An Introduction To "Camp"

What could a boy raised in California and a girl raised in Massachusetts have in common? Well, quite a bit, as we can attest to nearly 60 years later. But now I'm thinking about one thing in particular: Camp.

"Camp," as will become evident in the following pages, is a tract of land with a cabin on it, set at the end of a dirt track deep in the northern New Hampshire woods. From 1947 to 2009, it was the part-time home of, first, the Harrises - Sally's family - and, later, the Wilburs (us). We loved it, and being there - and anticipating being there, when we were elsewhere - became very important to us.

I won't describe Camp here; I'll just let the story unfold. Suffice it to say, by most 21st Century standards in the Lower 48 States, the living was "primitive." If you are familiar with the writings of Louise Dickinson Rich, of her life in the Maine woods in the 1940s and early 1950s, this 2009 note from our daughter Sara may give you a hint about what to expect:

"I forgot to tell you on the phone, I just finished 'We Took To The Woods' this morning. I'd never read it before, and I thought it was quite entertaining. Not much different than if we lived at Camp year-round, but fun to read it from another personality/perspective."

If you don't know "We Took to the Woods," you'll just have to read on.

It's been almost 10 years now since we last saw "Camp" [See "Telling the End of the Story First," link above], but I still write about it. There's still a lot to tell, and I continue to draw on an accumulation of notes, photos, and personal memories about living there. For the last 15 years of our stay, we kept a detailed daily journal, in which we recorded: weather data; lists of birds, mammals, reptiles and amphibians seen; when plants bloom, and where; how the bugs were (usually bad, if we took time to mention them); what we did that day; and - usually the highlight entries - "interesting events". Entries from the journal are used to start many of the following chapters. Sometimes, they say pretty much all I wanted to say, and stand as written. More often, you'll find I wander off on parallel tracks that compliment and/or expand on the original observations.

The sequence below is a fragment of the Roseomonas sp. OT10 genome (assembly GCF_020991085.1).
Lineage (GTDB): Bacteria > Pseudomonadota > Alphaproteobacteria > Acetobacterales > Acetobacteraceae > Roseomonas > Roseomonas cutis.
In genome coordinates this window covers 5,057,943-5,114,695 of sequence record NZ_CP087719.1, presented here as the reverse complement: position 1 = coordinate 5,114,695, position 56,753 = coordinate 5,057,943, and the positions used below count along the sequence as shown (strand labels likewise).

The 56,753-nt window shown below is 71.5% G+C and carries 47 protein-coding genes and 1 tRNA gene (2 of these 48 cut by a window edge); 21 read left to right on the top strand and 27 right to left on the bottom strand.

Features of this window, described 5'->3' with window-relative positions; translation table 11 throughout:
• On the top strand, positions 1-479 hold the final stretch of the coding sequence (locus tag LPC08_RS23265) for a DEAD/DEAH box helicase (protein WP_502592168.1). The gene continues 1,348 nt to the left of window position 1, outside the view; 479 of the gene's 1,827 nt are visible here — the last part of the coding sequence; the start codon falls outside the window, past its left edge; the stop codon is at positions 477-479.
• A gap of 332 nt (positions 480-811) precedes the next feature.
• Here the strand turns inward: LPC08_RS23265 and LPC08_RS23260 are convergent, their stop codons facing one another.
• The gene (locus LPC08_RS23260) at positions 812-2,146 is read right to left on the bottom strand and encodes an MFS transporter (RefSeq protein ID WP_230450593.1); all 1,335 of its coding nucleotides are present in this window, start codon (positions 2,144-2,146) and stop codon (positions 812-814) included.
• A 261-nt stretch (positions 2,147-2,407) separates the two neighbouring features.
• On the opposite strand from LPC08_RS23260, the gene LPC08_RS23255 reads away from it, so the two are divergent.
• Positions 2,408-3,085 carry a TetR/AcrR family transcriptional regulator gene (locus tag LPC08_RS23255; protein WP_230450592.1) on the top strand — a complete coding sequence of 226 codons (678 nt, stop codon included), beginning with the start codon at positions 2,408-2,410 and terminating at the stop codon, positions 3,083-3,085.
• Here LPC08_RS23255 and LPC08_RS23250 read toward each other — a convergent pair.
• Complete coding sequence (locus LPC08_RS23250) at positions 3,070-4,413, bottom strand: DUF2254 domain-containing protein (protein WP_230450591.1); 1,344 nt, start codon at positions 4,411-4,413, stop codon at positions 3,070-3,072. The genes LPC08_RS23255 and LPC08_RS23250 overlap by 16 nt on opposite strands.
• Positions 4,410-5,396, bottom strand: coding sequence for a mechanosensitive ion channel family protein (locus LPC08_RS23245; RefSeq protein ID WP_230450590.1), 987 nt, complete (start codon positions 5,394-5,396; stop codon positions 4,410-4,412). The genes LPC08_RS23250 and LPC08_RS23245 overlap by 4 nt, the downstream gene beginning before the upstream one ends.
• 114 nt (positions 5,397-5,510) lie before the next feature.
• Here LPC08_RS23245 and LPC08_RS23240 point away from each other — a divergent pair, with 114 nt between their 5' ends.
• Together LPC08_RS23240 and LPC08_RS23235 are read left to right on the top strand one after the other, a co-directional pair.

I think you might be interested in some of these chapters. If you don't know New Hampshire's country "north of the notches", maybe I can convey to you some of the flavor of this very special but not well-known region. If you are familiar with Coos County ("kooz" in Oregon, but "co-oss" in New Hampshire), I suspect you will be able to identify with the sights, sounds and feelings I have to share. If you are a North Country native, you may be interested in how someone from "Away" (and, after forty-plus years, I realize that in many ways I'm still from "Away") views your backyard.

Please, read on. And check back occasionally, as I continue to add chapters to my "North Country Journal."

Sandy Wilbur - Gresham, Oregon - December 2017

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Sanford Wilbur 2017